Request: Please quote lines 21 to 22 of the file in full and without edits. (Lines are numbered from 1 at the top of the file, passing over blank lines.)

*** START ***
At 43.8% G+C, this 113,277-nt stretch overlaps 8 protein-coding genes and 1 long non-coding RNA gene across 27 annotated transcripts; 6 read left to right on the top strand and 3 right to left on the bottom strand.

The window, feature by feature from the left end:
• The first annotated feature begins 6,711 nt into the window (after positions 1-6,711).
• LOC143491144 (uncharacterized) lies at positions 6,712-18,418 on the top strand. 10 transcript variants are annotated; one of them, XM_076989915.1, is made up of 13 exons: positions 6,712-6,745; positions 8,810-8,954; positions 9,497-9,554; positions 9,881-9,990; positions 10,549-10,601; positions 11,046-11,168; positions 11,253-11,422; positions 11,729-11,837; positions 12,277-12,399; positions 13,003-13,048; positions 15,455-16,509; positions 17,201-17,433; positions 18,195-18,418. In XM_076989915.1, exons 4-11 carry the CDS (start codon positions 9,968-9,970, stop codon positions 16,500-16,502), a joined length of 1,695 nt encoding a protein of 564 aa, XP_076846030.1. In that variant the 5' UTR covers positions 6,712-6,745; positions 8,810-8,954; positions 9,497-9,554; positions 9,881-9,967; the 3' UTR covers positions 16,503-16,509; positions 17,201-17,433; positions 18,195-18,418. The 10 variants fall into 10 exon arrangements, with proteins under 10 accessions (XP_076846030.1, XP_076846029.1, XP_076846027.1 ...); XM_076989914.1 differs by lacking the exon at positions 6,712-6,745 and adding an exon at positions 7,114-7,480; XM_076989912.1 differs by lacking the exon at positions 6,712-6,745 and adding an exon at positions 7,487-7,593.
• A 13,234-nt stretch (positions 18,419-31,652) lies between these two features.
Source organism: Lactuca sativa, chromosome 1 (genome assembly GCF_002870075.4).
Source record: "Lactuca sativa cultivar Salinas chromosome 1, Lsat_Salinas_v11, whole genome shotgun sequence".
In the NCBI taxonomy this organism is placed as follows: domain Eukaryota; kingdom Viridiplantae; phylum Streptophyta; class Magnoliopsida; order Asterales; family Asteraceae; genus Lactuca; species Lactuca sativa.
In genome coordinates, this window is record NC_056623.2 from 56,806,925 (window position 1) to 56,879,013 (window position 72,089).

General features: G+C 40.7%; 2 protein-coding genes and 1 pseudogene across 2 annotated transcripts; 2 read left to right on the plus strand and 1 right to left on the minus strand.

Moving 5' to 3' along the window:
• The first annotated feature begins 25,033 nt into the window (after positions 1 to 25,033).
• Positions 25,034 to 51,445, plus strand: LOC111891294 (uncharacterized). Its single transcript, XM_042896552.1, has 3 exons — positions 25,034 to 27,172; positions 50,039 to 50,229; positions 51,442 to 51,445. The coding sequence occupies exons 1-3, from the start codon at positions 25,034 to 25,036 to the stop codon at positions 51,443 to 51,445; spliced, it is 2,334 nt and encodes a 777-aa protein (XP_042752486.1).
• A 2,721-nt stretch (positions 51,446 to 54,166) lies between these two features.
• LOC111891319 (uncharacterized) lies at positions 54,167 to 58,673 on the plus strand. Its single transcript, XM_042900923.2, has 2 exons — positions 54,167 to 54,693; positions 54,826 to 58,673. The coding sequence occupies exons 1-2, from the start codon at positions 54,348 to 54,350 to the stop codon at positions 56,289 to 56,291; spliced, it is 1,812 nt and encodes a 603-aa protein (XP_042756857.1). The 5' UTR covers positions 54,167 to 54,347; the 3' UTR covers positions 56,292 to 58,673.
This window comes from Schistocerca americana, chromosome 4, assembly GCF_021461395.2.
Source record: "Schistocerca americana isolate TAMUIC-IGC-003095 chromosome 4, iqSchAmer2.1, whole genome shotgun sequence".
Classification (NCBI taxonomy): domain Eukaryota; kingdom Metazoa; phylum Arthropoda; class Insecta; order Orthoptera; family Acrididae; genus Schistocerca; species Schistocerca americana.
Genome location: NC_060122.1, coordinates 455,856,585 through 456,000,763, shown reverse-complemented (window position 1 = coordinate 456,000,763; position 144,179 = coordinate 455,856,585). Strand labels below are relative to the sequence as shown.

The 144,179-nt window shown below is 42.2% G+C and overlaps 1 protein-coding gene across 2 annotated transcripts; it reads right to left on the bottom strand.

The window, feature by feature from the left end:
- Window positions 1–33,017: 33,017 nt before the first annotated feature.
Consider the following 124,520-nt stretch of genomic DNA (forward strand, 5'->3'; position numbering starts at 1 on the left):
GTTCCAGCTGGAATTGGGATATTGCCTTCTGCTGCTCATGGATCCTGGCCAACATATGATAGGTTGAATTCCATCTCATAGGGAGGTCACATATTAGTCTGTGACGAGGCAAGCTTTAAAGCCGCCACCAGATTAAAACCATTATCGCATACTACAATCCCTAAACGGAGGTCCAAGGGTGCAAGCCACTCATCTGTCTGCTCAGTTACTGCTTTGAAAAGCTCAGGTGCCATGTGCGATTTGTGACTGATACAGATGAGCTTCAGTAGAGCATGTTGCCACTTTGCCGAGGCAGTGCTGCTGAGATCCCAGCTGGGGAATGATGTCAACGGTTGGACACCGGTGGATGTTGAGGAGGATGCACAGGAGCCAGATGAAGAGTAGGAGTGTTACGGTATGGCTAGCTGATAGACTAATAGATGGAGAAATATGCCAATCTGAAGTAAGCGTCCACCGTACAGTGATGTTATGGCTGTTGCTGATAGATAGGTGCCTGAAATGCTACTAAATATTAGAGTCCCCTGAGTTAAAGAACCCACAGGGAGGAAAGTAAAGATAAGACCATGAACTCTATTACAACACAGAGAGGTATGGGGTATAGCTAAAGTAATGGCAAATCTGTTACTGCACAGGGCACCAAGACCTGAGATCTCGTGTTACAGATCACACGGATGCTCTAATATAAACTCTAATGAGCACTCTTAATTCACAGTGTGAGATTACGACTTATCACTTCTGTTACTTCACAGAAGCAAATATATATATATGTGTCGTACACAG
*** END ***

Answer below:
The window, feature by feature from the left end:
- Window positions 1–33,017: 33,017 nt before the first annotated feature.